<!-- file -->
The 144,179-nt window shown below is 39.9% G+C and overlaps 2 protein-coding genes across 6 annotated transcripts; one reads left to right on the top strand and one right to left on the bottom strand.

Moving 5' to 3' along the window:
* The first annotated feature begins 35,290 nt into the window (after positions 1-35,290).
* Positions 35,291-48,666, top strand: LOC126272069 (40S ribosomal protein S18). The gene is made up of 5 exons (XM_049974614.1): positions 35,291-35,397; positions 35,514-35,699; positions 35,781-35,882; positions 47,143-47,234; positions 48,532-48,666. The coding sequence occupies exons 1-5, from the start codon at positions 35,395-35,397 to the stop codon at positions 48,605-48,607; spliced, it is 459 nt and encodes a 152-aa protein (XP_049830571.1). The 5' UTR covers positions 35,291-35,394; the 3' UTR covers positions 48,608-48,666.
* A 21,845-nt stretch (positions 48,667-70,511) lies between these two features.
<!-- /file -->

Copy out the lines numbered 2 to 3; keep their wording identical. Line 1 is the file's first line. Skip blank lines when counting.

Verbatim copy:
Moving 5' to 3' along the window:
* The first annotated feature begins 35,290 nt into the window (after positions 1-35,290).